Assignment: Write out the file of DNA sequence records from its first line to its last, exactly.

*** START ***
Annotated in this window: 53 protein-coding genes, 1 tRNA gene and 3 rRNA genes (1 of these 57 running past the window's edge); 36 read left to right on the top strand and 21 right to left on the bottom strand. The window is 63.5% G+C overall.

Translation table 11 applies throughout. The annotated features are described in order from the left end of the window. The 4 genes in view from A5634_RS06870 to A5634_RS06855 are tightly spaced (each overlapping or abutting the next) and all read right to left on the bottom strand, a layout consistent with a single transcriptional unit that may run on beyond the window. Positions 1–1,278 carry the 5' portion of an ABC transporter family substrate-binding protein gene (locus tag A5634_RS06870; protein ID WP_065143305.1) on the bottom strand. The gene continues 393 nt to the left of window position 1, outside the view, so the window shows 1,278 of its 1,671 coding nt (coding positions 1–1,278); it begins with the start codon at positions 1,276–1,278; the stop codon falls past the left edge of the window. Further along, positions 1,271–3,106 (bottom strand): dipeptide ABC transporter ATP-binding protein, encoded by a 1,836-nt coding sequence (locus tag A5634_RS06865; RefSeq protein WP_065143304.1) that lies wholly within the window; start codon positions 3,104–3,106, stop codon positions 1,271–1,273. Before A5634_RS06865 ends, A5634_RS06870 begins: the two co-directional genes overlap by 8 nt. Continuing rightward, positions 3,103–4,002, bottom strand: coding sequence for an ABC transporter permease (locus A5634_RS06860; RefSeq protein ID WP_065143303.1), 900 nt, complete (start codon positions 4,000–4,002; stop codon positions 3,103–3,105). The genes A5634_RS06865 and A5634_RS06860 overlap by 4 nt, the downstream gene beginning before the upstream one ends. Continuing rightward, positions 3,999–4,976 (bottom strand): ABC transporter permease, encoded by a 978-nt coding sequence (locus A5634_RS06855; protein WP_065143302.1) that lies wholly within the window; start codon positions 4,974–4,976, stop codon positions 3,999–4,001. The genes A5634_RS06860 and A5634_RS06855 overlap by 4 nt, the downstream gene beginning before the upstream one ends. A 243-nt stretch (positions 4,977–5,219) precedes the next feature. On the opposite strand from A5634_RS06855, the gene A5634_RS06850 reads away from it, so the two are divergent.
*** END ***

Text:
Annotated in this window: 53 protein-coding genes, 1 tRNA gene and 3 rRNA genes (1 of these 57 running past the window's edge); 36 read left to right on the top strand and 21 right to left on the bottom strand. The window is 63.5% G+C overall.

Translation table 11 applies throughout. The annotated features are described in order from the left end of the window. The 4 genes in view from A5634_RS06870 to A5634_RS06855 are tightly spaced (each overlapping or abutting the next) and all read right to left on the bottom strand, a layout consistent with a single transcriptional unit that may run on beyond the window. Positions 1–1,278 carry the 5' portion of an ABC transporter family substrate-binding protein gene (locus tag A5634_RS06870; protein ID WP_065143305.1) on the bottom strand. The gene continues 393 nt to the left of window position 1, outside the view, so the window shows 1,278 of its 1,671 coding nt (coding positions 1–1,278); it begins with the start codon at positions 1,276–1,278; the stop codon falls past the left edge of the window. Further along, positions 1,271–3,106 (bottom strand): dipeptide ABC transporter ATP-binding protein, encoded by a 1,836-nt coding sequence (locus tag A5634_RS06865; RefSeq protein WP_065143304.1) that lies wholly within the window; start codon positions 3,104–3,106, stop codon positions 1,271–1,273. Before A5634_RS06865 ends, A5634_RS06870 begins: the two co-directional genes overlap by 8 nt. Continuing rightward, positions 3,103–4,002, bottom strand: coding sequence for an ABC transporter permease (locus A5634_RS06860; RefSeq protein ID WP_065143303.1), 900 nt, complete (start codon positions 4,000–4,002; stop codon positions 3,103–3,105). The genes A5634_RS06865 and A5634_RS06860 overlap by 4 nt, the downstream gene beginning before the upstream one ends. Continuing rightward, positions 3,999–4,976 (bottom strand): ABC transporter permease, encoded by a 978-nt coding sequence (locus A5634_RS06855; protein WP_065143302.1) that lies wholly within the window; start codon positions 4,974–4,976, stop codon positions 3,999–4,001. The genes A5634_RS06860 and A5634_RS06855 overlap by 4 nt, the downstream gene beginning before the upstream one ends. A 243-nt stretch (positions 4,977–5,219) precedes the next feature. On the opposite strand from A5634_RS06855, the gene A5634_RS06850 reads away from it, so the two are divergent.